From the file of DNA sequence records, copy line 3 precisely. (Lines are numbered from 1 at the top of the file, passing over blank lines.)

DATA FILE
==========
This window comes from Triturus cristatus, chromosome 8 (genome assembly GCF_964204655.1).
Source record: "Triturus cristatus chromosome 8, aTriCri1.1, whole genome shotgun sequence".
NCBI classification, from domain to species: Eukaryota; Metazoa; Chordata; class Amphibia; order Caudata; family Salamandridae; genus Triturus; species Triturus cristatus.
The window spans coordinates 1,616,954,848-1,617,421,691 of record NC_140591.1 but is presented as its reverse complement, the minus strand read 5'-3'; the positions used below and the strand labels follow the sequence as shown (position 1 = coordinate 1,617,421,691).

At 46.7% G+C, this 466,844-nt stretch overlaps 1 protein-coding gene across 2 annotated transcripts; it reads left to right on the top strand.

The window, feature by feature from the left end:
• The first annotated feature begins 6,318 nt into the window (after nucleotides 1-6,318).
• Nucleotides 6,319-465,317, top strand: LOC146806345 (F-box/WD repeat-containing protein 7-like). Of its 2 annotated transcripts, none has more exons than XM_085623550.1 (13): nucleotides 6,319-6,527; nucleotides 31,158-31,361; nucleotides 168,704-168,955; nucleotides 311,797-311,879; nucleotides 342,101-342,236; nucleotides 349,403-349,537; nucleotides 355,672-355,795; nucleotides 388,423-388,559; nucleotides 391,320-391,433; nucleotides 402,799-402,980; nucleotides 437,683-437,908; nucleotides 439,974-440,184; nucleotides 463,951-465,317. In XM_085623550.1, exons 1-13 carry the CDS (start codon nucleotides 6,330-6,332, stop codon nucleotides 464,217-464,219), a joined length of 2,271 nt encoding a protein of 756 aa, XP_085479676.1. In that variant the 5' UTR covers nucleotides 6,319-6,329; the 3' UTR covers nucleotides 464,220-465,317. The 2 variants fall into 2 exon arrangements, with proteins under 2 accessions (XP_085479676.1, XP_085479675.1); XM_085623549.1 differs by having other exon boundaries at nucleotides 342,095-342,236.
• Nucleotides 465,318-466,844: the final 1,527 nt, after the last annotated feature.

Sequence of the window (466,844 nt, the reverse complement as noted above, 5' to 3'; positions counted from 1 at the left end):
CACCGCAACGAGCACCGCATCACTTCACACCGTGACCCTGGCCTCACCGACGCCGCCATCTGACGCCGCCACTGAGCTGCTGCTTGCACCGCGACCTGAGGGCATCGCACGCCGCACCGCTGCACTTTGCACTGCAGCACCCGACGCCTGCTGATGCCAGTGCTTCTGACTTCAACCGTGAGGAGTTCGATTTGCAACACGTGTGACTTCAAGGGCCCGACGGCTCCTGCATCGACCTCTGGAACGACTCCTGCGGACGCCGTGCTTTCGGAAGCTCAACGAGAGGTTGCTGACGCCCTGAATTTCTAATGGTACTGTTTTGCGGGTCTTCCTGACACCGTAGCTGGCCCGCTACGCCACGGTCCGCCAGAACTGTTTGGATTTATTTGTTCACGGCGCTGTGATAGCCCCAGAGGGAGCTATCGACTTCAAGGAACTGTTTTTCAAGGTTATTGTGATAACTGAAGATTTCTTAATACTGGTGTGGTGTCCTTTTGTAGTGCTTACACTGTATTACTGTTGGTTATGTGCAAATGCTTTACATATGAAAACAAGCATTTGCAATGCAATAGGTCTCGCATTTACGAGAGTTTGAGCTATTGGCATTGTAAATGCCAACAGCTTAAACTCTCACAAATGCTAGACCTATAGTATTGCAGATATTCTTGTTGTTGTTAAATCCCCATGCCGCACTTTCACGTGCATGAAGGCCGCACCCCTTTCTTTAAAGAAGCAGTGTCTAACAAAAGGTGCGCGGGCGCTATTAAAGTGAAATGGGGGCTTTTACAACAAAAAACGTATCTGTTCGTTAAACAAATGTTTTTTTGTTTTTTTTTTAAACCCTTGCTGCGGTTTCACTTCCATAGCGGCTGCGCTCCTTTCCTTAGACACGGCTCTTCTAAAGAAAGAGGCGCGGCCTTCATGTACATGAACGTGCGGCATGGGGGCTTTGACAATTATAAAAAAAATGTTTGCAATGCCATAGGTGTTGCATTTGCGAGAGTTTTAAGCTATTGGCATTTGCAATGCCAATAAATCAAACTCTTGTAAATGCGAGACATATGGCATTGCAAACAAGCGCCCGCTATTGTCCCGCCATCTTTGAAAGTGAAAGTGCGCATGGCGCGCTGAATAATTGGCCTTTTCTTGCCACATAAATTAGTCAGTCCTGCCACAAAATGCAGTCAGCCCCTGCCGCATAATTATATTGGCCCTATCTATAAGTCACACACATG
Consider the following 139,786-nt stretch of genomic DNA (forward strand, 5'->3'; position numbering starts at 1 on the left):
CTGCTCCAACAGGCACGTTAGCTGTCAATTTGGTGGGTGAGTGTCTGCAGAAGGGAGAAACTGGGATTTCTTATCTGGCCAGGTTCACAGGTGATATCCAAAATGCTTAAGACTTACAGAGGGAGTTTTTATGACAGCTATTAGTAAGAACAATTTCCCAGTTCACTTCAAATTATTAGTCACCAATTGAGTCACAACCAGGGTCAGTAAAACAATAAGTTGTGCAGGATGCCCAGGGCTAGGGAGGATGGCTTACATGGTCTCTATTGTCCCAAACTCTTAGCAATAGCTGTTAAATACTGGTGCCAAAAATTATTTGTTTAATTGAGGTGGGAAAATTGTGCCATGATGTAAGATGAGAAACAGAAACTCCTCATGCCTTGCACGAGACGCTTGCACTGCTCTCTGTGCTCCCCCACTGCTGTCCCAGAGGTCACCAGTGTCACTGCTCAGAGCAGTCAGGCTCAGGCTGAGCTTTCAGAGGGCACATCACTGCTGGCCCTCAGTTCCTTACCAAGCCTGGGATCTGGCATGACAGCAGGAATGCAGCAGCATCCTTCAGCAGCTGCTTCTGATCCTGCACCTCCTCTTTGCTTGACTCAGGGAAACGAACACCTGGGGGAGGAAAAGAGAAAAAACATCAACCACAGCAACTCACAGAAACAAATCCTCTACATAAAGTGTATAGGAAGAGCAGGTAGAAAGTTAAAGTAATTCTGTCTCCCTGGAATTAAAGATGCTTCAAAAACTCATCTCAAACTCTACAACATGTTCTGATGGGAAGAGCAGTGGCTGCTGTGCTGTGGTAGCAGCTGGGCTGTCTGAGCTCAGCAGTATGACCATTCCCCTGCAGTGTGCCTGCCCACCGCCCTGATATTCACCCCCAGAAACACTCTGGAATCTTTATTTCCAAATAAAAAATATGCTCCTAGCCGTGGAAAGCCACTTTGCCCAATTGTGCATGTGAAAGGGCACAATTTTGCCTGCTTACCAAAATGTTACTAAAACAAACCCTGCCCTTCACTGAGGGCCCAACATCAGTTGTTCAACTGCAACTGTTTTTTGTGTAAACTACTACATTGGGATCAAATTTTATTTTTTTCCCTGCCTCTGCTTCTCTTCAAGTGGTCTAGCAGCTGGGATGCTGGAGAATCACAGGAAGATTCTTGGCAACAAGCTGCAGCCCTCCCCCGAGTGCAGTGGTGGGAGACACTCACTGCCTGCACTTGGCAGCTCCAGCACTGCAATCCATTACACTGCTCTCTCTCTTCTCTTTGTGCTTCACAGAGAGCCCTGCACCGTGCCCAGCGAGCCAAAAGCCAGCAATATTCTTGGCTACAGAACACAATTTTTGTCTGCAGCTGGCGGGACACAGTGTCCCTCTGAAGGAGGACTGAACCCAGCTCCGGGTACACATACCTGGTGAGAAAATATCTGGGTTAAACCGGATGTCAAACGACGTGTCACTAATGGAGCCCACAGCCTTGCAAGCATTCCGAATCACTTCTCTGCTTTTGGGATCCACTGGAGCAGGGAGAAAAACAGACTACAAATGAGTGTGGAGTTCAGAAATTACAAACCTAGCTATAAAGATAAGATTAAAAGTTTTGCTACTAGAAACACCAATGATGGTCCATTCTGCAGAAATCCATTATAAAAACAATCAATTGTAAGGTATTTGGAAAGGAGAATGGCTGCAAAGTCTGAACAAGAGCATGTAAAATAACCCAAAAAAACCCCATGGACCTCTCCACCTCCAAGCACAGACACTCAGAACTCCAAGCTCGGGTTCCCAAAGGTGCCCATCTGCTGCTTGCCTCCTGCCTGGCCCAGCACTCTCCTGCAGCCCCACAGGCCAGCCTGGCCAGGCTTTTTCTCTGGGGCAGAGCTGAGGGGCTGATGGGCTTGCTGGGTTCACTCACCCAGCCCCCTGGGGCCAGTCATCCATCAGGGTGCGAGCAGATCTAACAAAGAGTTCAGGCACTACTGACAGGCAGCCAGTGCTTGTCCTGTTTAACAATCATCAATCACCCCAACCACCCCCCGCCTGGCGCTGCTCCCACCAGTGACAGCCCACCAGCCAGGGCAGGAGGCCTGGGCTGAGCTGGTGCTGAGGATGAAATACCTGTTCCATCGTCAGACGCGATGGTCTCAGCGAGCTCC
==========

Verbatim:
NCBI classification, from domain to species: Eukaryota; Metazoa; Chordata; class Amphibia; order Caudata; family Salamandridae; genus Triturus; species Triturus cristatus.